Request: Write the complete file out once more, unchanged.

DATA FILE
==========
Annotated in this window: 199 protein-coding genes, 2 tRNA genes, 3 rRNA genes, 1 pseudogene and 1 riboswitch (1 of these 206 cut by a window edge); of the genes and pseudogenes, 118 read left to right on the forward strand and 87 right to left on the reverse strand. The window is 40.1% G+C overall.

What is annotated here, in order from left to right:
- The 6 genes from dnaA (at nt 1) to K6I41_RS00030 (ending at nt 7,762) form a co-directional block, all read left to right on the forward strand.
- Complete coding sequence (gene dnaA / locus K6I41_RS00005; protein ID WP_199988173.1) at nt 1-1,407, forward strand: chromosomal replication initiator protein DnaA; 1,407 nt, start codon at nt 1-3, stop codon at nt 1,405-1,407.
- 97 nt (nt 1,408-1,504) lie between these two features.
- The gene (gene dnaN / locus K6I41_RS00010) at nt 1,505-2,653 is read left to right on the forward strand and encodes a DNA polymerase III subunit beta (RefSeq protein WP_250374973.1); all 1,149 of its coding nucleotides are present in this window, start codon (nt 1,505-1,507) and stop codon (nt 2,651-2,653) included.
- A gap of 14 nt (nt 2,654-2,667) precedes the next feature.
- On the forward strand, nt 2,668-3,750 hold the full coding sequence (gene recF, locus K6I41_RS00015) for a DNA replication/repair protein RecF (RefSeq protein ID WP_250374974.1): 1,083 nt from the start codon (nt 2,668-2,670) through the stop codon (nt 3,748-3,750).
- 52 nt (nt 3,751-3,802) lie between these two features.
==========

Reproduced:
Annotated in this window: 199 protein-coding genes, 2 tRNA genes, 3 rRNA genes, 1 pseudogene and 1 riboswitch (1 of these 206 cut by a window edge); of the genes and pseudogenes, 118 read left to right on the forward strand and 87 right to left on the reverse strand. The window is 40.1% G+C overall.

What is annotated here, in order from left to right:
- The 6 genes from dnaA (at nt 1) to K6I41_RS00030 (ending at nt 7,762) form a co-directional block, all read left to right on the forward strand.
- Complete coding sequence (gene dnaA / locus K6I41_RS00005; protein ID WP_199988173.1) at nt 1-1,407, forward strand: chromosomal replication initiator protein DnaA; 1,407 nt, start codon at nt 1-3, stop codon at nt 1,405-1,407.
- 97 nt (nt 1,408-1,504) lie between these two features.
- The gene (gene dnaN / locus K6I41_RS00010) at nt 1,505-2,653 is read left to right on the forward strand and encodes a DNA polymerase III subunit beta (RefSeq protein WP_250374973.1); all 1,149 of its coding nucleotides are present in this window, start codon (nt 1,505-1,507) and stop codon (nt 2,651-2,653) included.
- A gap of 14 nt (nt 2,654-2,667) precedes the next feature.
- On the forward strand, nt 2,668-3,750 hold the full coding sequence (gene recF, locus K6I41_RS00015) for a DNA replication/repair protein RecF (RefSeq protein ID WP_250374974.1): 1,083 nt from the start codon (nt 2,668-2,670) through the stop codon (nt 3,748-3,750).
- 52 nt (nt 3,751-3,802) lie between these two features.